Could this be the Great Plains in 100 years? Artist Carl Buell provided this fanciful depiction of a rewilding scene.
Carl Buell for Cornell University/Nature
Josh Donlan relaxes on a recent trip to Buffalo Park in Flagstaff, Ariz.
Keiji Iwai Photography
If Cornell University researchers and their colleagues have their way, cheetahs, lions, elephants, camels and other large wild animals may soon roam parts of North America.
"If we only have 10 minutes to present this idea, people think we’re nuts," said Harry Greene, professor of ecology and evolutionary biology at Cornell. "But if people hear the one-hour version, they realize they haven’t thought about this as much as we have. Right now, we are investing all of our megafauna hopes on one continent -- Africa."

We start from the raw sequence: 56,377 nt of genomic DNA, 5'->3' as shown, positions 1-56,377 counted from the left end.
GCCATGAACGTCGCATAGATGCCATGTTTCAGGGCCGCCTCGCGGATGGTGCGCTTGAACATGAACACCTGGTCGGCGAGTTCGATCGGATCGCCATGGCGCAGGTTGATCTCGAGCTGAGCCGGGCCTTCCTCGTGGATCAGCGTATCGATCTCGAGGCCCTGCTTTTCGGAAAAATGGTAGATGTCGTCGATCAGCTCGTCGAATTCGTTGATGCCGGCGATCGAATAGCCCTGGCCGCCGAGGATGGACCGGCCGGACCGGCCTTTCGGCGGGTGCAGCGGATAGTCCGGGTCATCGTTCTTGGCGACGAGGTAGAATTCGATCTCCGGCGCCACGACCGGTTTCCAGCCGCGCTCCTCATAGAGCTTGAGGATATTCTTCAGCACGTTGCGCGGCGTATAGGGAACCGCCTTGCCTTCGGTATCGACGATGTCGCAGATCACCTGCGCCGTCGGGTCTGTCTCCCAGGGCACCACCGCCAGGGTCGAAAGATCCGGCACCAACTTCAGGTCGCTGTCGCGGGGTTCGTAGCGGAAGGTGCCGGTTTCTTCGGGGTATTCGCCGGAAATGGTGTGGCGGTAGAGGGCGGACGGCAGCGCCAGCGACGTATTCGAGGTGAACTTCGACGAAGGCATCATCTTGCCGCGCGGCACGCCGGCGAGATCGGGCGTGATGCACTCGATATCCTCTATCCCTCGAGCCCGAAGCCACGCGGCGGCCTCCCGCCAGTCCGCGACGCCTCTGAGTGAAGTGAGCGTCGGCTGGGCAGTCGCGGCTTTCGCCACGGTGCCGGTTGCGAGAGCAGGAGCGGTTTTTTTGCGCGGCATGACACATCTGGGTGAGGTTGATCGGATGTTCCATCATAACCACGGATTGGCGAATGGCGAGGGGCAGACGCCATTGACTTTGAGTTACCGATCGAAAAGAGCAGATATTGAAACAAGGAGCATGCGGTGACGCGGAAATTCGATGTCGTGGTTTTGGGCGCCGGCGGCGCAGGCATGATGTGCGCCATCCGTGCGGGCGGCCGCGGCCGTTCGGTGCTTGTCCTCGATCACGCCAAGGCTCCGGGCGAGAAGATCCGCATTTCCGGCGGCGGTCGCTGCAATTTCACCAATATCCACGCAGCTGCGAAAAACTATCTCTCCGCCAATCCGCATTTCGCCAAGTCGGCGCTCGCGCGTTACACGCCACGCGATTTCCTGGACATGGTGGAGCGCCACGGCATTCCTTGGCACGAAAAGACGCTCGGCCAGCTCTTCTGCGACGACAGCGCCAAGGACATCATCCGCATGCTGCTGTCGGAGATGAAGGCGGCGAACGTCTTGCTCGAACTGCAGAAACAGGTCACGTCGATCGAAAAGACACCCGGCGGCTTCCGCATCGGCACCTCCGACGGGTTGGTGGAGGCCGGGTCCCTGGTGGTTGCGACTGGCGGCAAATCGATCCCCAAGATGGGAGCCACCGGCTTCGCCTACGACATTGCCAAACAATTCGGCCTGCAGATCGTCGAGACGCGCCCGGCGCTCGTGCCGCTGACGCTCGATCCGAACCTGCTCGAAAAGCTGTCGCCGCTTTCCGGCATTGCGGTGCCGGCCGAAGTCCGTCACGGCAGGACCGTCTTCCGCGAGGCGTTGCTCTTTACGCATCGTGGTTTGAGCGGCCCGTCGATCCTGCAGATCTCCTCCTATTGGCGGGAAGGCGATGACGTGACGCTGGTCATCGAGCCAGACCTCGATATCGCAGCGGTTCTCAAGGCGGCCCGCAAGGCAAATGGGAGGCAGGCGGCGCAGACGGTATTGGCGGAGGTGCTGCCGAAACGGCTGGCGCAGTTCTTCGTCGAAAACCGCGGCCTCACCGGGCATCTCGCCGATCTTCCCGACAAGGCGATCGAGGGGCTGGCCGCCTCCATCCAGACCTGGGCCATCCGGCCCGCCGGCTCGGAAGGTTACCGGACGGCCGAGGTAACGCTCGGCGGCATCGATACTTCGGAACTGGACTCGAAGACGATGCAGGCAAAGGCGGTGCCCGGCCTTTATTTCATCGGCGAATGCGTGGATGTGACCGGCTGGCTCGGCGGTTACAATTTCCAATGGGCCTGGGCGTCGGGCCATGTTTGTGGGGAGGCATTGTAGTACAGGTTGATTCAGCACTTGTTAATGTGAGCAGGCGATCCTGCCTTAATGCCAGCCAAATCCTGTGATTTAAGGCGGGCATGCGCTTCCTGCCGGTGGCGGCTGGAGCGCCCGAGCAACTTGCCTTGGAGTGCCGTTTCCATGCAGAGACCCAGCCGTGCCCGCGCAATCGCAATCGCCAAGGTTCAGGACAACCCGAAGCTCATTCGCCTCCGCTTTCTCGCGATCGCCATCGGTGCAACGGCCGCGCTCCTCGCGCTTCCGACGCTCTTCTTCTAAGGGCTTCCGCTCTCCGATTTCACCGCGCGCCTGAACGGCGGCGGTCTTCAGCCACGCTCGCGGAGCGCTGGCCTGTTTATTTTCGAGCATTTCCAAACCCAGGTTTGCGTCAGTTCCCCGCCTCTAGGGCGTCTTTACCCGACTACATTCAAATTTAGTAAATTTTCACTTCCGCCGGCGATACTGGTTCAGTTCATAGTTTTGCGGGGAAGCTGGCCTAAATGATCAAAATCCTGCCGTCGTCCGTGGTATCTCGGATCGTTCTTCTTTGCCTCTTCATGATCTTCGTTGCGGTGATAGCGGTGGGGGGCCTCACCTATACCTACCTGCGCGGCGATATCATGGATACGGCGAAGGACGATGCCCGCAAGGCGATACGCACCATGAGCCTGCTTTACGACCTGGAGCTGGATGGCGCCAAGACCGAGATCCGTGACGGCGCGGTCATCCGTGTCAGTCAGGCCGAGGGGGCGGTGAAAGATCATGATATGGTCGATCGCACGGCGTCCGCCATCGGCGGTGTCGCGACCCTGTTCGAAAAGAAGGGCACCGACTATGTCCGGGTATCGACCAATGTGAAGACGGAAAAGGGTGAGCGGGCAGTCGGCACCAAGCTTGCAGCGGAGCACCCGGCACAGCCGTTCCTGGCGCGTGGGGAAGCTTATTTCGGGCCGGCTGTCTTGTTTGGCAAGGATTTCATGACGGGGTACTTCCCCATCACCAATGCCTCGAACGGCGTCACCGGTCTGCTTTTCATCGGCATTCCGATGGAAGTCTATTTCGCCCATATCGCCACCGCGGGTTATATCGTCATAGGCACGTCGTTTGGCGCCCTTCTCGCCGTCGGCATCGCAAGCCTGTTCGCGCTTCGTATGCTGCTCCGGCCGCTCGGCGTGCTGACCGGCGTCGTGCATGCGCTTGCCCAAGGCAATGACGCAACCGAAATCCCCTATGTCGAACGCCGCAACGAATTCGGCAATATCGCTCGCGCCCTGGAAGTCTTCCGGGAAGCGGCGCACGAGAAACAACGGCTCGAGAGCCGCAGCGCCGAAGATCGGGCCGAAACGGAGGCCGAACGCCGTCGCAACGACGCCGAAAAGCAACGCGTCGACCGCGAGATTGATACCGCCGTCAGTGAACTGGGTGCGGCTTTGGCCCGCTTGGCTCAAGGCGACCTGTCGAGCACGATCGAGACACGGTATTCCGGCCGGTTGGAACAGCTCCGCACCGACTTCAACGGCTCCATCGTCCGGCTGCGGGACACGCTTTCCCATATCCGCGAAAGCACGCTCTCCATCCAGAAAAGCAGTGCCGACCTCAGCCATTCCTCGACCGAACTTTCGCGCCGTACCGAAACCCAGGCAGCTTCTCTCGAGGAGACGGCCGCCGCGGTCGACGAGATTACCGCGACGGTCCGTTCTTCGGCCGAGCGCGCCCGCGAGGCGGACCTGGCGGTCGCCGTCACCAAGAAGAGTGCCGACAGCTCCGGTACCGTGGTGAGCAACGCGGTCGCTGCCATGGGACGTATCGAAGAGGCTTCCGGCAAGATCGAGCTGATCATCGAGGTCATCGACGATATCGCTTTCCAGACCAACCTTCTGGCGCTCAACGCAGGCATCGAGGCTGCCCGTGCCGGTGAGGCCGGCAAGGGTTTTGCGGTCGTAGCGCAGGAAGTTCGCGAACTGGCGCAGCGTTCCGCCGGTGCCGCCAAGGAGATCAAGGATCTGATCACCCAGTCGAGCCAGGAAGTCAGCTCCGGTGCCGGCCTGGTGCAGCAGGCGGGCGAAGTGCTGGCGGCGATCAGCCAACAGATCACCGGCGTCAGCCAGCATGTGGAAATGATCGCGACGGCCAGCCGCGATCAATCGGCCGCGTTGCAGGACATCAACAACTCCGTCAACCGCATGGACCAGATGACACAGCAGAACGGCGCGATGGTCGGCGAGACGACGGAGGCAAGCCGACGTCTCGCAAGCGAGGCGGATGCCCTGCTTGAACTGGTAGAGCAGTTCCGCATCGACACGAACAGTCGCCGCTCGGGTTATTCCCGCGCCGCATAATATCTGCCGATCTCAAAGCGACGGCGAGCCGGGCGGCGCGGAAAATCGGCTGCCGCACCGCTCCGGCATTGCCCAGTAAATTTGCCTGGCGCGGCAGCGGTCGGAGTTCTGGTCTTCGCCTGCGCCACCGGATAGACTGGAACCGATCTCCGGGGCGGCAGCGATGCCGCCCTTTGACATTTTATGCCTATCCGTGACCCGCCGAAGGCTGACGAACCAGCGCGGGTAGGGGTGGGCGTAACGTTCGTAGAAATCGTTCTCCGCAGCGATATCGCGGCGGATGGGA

Greene and a number of other highly eminent ecologists and conservationists have authored a paper, published in the latest issue of Nature (Vol. 436, No. 7053), advocating the establishment of vast ecological history parks with large mammals, mostly from Africa, that are close relatives or counterparts to extinct Pleistocene-period animals that once roamed the Great Plains.
Blaine Friedlander | EurekAlert!
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